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2015-02-19

Postgraduate Taught Prize Winner 2014

In her response to being awarded the MAPS Faculty prize, Lara stated: “I am both thrilled and stunned to receive this prize. I have thoroughly enjoyed my time at the UCL Hazard Centre and would like to express my gratitude to the staff and fellow students for making it such a great experience. My MSc research project was centred on risk communication during a volcanic emergency and how interdisciplinary methods can be applied to increase the likelihood of successful translation of physical science into an effective emergency response. This is a critical area of applied volcanology as misunderstandings between scientists, emergency managers and the media can transform an emergency into disaster. I would especially like to thank my supervisors for all of their time, guidance and support. I’m excited to be collaborating with them on a paper in the future.” More...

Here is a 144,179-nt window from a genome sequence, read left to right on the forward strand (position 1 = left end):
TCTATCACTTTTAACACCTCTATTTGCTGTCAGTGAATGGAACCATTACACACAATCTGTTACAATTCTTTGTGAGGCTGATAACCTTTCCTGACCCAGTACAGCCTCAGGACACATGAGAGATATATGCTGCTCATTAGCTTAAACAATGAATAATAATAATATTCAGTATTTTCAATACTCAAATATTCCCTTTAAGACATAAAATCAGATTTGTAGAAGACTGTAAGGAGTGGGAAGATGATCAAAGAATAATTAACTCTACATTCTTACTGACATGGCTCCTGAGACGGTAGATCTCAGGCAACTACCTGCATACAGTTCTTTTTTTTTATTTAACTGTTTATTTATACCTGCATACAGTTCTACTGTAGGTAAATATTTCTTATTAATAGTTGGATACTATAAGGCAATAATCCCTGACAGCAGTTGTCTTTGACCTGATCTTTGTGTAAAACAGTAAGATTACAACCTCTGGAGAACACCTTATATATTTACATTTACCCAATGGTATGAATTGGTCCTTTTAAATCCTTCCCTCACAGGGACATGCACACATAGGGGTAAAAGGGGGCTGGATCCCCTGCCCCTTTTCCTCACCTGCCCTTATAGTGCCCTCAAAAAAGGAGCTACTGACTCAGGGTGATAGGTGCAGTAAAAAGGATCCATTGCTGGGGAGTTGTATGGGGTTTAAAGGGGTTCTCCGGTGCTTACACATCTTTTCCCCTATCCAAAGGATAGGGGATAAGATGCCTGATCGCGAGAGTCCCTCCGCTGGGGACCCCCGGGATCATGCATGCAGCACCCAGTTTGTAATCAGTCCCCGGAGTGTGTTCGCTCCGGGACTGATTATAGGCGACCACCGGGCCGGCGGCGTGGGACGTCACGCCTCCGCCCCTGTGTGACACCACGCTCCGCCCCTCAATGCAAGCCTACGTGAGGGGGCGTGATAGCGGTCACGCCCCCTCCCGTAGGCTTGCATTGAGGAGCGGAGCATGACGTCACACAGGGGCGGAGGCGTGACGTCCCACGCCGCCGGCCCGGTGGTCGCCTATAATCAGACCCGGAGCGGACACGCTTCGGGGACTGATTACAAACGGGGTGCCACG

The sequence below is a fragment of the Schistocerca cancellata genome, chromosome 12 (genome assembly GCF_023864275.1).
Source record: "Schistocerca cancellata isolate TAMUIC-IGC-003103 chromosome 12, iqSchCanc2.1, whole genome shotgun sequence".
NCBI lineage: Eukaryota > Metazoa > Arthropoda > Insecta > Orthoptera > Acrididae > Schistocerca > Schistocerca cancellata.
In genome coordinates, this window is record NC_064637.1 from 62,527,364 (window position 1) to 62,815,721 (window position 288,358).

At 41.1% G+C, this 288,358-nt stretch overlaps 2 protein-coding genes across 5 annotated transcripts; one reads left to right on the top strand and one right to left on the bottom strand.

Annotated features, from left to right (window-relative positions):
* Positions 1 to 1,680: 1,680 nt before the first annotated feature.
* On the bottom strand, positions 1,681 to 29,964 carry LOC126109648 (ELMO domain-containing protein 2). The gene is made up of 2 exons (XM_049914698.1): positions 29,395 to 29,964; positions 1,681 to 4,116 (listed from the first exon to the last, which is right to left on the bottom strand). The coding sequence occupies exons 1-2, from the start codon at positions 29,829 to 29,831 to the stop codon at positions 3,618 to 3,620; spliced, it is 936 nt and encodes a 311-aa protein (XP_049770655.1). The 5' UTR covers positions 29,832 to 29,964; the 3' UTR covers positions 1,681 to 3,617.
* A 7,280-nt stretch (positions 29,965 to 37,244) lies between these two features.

Barnard

Prof Tom Barnard

Professor Tom Barnard, who died earlier this year (26th Jan. 2015), was a UCL graduate, and after service in World War II was appointed in 1946 as an Assistant Lecturer in Micropalaeontology at UCL. He was promoted to Professor in 1963, and retired from UCL in 1982.
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Deep-Water Research

The Ainsa Deepwater Channel Project, Spanish Pyrenees


An Integrated Outcrop Study: Project Manager: Professor Kevin T. Pickering


Introduction to the Ainsa Channel System


The Ainsa Channel System, south-central Pyrenees, occurs in the oldest part of the Campodarbe Group, and it is of Upper Eocene age. The Ainsa Channel Complex is per- haps the most famous of the submarine channel outcrops within Western Europe. The Ainsa channels consist of two principal channel complexes (Ainsa I and Ainsa II) which are separated by thin- and very thin-bedded sandy turbidites and marls. The Ainsa I Channel Complex is an example of an erosional-depositional system. The Ainsa II Chan- nel Complex contains significant erosional cut-downs, with infill of essentially non- erosive sandy facies. The channel dimensions are at a seismic scale.